# How are the constants in the inflationary hypothesis derived?

The inflationary hypothesis as I understand it is a correction to GR to account for the observed flatness of the universe in a model in which the universe is expanding.

How are the constants behind this inflationary hypothesis derived?

I am looking to establish whether this model predicts or is derived from an estimate of the age of the universe, and how to prove that.

• You will get multiple answers because inflation is not an established fact; it is a research programme in which many ideas jostle for evidence and overall consistency. None are yet fully consistent, but the idea has proved fruitful and many cosmologists feel it is on the right track. However the degree of confidence in statements about inflation on the web and in popular books tends to exceed by quite a large margin the degree to which ideas have been established at the research level. Inflation is an interlude between a great unknown (the Planck era) and another great unknown (the GUT era). Commented Jun 15, 2020 at 15:05
• So how is the age of the universe established? (Without a consistent model for inflation where does this age derive from?) Perhaps this should be a separate question, but that is what I was trying to establish. Commented Jun 15, 2020 at 15:46
• The phrase "age of the universe" in practice usually means "how much time has elapsed since some very early time such as GUT era" but many textbooks are sloppy about this. Commented Jun 15, 2020 at 17:11
• Whether the passage of time occurs in discrete units (that cannot be subdivided) is a quantum mechanical question not directly addressed by Guth's Theory of Inflation. Commented Aug 12, 2020 at 15:56
• @David -In the preface to "The Inflationary Universe", Guth states that "The theory of inflation modifies our understanding of just the first tiny fraction of a second of the history of the universe", so that, per the conjunction of a more recent remark of his that's cited in my answer (which doesn't contradict that earlier one) with the last question in your post, you're wanting to subdivide that fraction of a second, which is (as he implies in his later remark) not necessarily any possibility justified by his theory, due to the fact that eternity is not a number. – Edouard 12 mins ago Commented Aug 12, 2020 at 16:04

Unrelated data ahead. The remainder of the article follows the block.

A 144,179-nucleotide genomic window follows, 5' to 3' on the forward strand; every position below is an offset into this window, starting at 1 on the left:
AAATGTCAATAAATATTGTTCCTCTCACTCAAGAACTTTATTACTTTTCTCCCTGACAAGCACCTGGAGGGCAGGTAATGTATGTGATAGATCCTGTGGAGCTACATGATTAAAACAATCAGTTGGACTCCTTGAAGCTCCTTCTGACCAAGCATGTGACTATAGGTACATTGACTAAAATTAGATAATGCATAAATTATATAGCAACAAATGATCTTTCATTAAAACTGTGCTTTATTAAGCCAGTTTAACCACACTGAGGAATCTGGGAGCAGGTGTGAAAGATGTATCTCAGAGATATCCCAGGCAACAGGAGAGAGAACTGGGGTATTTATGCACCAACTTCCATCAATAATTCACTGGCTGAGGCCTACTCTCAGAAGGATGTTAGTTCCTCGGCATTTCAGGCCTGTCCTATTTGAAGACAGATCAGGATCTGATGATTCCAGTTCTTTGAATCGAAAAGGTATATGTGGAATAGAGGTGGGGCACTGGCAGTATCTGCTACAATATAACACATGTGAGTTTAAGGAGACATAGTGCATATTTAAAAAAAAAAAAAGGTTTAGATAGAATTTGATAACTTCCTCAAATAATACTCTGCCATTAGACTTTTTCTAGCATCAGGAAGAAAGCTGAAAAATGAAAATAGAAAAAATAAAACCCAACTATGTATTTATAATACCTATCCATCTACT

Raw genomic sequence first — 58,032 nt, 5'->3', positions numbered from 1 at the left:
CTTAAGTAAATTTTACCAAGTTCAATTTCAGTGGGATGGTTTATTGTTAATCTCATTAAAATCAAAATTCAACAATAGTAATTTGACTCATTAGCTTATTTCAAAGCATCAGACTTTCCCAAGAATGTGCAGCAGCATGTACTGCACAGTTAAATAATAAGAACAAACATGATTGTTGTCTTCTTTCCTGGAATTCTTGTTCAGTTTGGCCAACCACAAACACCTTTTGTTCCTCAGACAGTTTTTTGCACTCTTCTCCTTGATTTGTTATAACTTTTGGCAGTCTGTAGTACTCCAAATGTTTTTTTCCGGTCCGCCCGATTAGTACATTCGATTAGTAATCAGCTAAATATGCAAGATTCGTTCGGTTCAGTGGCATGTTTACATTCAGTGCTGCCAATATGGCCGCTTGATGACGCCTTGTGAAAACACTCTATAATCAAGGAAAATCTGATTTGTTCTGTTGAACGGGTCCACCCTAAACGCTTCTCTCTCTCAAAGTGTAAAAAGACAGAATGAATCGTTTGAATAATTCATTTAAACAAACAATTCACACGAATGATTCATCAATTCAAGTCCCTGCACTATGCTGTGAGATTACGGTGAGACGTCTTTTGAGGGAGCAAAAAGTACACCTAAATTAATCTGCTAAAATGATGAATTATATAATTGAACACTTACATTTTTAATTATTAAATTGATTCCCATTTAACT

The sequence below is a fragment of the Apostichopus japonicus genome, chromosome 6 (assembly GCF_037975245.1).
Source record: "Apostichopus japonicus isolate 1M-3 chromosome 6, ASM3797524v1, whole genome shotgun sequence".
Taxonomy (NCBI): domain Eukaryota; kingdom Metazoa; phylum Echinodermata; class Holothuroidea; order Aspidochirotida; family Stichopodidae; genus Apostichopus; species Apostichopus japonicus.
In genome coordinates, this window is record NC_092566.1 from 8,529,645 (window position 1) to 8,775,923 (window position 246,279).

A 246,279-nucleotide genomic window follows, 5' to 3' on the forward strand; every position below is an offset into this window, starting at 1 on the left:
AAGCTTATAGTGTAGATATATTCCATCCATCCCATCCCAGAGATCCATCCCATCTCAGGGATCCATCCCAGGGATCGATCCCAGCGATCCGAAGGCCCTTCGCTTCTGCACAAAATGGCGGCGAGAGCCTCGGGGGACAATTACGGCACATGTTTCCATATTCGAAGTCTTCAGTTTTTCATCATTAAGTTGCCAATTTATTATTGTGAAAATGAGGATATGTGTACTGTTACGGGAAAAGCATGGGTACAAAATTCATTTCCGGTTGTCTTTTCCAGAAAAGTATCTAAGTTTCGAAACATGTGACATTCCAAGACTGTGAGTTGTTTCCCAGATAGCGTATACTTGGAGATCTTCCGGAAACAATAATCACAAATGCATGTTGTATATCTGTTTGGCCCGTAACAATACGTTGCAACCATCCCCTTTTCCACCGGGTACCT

The age of the observable universe is determined from the end of the inflationary expansion, which is effectively the hot Big Bang. The end of inflation is associated with the hot Big Bang because, during inflation, matter and energy are exponentially diluted and the universe “reheats” after inflation ends, as the inflaton decays into matter and energy consistent with the temperature of the universe at the time, which can vary according to the model.

Inflation could have lasted an arbitrarily long time, and because inflation is great at erasing initial conditions, it’s impossible to know just how long the universe was inflating before it stopped in what would become our observable universe.

• So how is the end of the inflationary expansion arrived at? Commented Jun 12, 2020 at 23:15
• @David, inflation ends when the cosmological fluid's equation of state, $p = w\rho$, becomes non-inflationary, that is, when $w<-1/3$. For inflation driven by a scalar field, $w = (KE-PE)/(KE+PE)$, and inflation ends when the kinetic energy of the field (KE) becomes greater than half the potential energy (PE). This naturally happens in models with 2nd-order phase transitions where the inflaton "rolls" down to a metastable state, picking up speed. Commented Jun 13, 2020 at 12:58
• Formally I mean an expansion rate satisfying $\ddot{a}>0$ which, in general, corresponds to quasi-exponential expansion. Commented Jun 13, 2020 at 13:37

Inflation results in a "multiverse" of causally-separated "local" universes. To elaborate on the uncertainties which might interfere with the formulation of constants, I'd like to mention the Borde-Guth-Vilenkin theorem (last revised in 2003), which is commonly cited as the basis for arriving at such a numerical conclusion as the number of years since the start either of any such multiverse, or of any unique and isolated universe.